Stefanos Monastiridis

A native of Thessaloniki, Stefanos studied Product and Systems Design Engineering at the University of the Aegean (DPSD) on the island of Syros. During his degree, he experimented with a wide variety of design fields before discovering service design in 2012. Two years later, he left Greece for Denmark where he followed a Masters in Service Systems Design at Aalborg University and completed his thesis on ‘Experimenting with Systemic Design’ during an internship at Namahn. Along the way, he also fell in love with the Belgian capital and stayed.

Why didn’t you pursue a career in product design?

DPSD had a very holistic approach and tried to teach us that design can be applied as a problem solving methodology, although concepts like design thinking or user experience were uncommon at the time. My bachelor studies gave me a very broad design knowledge base but also left me completely disorientated professionally. During and after my studies, I worked in animation and documentary production, web and graphic design but mostly as a DJ. In fact, I’ve always been torn between music and design. Product design and consumption centred design in general never appealed to me. We don’t need more products! In a way, I had to denounce design to embrace it again years later as service design.

What was the appeal of service design?

By 2012, due to the ongoing economic crisis, my prospects did not look bright. I knew I needed to leave Greece. At the same time I found out about service design and immediately fell for it because of what I saw as the lack of it in all kinds of Greek public services. The mindset was simply not there. Too many people thought (and still think) about design only in terms of aesthetics. That was also the attraction of Aalborg University. It’s an open-minded, un-hype university and as a science degree, the Service Systems Design Masters attracts a wide variety of profiles from outside of the design world, ranging from business management over IT to communications and food studies.

How did you discover Namahn?

My girlfriend is a dancer. I asked her where I should go in Europe for my internship and she said Brussels, because she wants to do an MA at P.A.R.T.S. I immediately found Namahn and applied. It was an accidental fit. Although I’m an abstract thinker and most comfortable working at a conceptual level, I get to do much more at Namahn and was working on projects practically from Day 1.

What made Namahn a good fit with your thesis?

The introduction to systems thinking was a huge ‘Aha!’ moment in my bachelor studies. Namahn is creating a Systemic Design Toolkit that can be used to support organizational and social transformations. For my masters thesis I wanted to work on something more challenging than the design of a consumer service. So my research was framed as the testing of the systemic tools Namahn is developing by using them to come up with intervention scenarios for the migrant crisis in Europe. My findings were taken into account and we are now working on the finer details of the toolkit.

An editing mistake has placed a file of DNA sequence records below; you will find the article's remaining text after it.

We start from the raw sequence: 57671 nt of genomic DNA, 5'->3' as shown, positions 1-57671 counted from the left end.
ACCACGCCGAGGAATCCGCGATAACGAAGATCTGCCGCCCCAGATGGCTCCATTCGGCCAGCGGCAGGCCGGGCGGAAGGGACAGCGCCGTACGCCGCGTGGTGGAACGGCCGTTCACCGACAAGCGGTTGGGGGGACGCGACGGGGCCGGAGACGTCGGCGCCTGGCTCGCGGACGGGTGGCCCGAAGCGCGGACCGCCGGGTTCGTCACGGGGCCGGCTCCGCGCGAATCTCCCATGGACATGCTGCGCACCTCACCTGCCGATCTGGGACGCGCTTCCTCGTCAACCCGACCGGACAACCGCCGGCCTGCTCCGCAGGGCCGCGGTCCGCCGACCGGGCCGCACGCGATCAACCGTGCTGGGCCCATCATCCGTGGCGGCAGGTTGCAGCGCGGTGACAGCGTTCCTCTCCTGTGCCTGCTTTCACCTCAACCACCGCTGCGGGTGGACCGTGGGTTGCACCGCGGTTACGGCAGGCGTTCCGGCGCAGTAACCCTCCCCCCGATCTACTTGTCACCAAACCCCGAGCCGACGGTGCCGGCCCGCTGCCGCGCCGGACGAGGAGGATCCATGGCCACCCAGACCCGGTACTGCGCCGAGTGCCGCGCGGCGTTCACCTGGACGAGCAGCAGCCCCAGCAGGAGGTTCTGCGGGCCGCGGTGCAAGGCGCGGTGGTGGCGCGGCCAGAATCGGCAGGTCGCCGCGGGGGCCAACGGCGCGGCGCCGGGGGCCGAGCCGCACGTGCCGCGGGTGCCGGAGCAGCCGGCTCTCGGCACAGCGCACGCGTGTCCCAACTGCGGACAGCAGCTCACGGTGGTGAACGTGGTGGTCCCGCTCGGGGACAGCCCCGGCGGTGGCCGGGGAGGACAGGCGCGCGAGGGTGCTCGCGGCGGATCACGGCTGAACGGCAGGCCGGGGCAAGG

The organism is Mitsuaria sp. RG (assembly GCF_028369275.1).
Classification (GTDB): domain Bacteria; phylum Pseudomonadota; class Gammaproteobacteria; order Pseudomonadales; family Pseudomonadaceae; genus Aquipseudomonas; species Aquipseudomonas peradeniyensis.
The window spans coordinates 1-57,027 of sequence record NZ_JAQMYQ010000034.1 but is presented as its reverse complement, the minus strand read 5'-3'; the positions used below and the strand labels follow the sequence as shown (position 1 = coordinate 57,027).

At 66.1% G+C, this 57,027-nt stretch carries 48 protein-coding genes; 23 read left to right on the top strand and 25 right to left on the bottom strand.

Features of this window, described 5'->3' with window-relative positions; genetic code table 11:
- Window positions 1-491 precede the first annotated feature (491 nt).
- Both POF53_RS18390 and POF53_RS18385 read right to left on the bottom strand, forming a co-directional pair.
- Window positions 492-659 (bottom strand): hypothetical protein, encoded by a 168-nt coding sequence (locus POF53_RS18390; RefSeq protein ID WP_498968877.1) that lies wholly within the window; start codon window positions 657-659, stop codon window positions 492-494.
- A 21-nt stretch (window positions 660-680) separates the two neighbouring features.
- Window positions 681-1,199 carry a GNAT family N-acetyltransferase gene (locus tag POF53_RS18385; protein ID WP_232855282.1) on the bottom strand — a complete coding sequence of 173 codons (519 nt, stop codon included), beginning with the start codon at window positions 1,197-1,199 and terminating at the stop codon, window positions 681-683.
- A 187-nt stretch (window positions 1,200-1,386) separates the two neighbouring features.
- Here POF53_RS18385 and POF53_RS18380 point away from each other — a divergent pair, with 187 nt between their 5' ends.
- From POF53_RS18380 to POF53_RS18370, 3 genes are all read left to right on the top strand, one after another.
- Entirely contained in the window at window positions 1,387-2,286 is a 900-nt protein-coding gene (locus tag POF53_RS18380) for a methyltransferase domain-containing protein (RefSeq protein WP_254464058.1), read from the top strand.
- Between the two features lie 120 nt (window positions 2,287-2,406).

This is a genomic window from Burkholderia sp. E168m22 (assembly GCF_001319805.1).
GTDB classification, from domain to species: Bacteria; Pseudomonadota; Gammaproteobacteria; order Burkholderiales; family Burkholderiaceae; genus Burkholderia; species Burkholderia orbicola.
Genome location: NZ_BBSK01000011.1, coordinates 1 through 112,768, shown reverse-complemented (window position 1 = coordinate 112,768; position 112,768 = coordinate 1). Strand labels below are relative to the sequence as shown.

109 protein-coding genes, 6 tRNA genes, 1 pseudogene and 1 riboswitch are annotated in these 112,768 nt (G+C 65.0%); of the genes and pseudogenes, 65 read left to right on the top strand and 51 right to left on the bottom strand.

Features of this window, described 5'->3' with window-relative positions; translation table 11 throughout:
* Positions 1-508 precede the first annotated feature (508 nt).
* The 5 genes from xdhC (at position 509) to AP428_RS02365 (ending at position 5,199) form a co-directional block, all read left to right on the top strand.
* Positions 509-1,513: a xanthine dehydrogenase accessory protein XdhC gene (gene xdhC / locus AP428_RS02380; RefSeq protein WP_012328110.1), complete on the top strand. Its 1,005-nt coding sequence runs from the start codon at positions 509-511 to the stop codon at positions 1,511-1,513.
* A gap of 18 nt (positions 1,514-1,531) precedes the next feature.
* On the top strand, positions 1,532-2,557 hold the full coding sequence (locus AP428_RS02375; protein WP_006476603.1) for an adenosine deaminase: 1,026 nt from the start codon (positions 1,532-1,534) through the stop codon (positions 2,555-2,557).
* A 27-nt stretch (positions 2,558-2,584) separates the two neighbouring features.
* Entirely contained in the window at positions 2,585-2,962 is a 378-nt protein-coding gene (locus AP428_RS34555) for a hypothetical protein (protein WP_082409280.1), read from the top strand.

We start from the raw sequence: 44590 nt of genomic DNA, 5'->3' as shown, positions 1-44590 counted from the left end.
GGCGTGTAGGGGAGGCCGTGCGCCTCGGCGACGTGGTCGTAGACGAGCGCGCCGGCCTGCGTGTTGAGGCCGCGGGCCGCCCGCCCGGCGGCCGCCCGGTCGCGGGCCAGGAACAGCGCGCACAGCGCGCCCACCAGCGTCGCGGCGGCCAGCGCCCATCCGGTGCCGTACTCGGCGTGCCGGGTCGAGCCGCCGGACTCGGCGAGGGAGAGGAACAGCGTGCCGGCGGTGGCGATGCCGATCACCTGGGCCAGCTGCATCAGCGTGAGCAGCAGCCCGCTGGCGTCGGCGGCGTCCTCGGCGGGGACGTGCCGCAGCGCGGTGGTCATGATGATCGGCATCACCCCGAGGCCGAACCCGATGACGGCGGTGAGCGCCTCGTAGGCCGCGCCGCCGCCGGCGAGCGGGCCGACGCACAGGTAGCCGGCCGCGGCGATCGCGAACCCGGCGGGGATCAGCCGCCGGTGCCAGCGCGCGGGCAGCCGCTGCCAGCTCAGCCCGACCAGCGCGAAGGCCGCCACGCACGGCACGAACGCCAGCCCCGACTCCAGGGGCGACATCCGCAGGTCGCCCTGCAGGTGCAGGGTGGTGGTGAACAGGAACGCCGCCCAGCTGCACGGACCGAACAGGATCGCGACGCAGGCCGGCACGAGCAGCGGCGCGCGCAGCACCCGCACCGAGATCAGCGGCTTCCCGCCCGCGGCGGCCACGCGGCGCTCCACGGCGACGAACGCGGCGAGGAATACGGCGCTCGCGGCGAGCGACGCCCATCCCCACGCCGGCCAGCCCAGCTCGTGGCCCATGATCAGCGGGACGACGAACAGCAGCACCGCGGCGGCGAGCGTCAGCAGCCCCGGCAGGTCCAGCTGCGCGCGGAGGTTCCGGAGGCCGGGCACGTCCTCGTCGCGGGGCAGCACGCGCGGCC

What is your vision on design today?

I see design as a new way of collaborating. In particular, systemic design should be used as a tool for democratization, helping people to build a common vision of the present and the future. It has been the domain of experts far too long. The results are interesting but detached from reality. This viewpoint is not unique to me, although it’s not mainstream. I’d like to see systems and design thinking taught in schools from a young age, alongside analytical thinking

How will you apply systems thinking at Namahn?

I’m fascinated by public services, complex critical systems and social innovation. I believe people find ways to solve problems and improve their lives themselves, based on what they know, without state intervention. Our role is to give them the necessary push and the tools to achieve this, instead of coming as experts with a master plan. There is no master architect.

How does Belgium compare with your Danish experience?

Copenhagen is a utopia. As such it was a shock moving to Brussels! But in fact, this city has the same chaotic vibe as many Greek cities and I soon felt at home. You meet so many nationalities here; people are open to new things and accustomed to having non-Belgians around them. Brussels is a city of extreme contrasts, and its ‘beautiful ugliness’ soon wins your heart!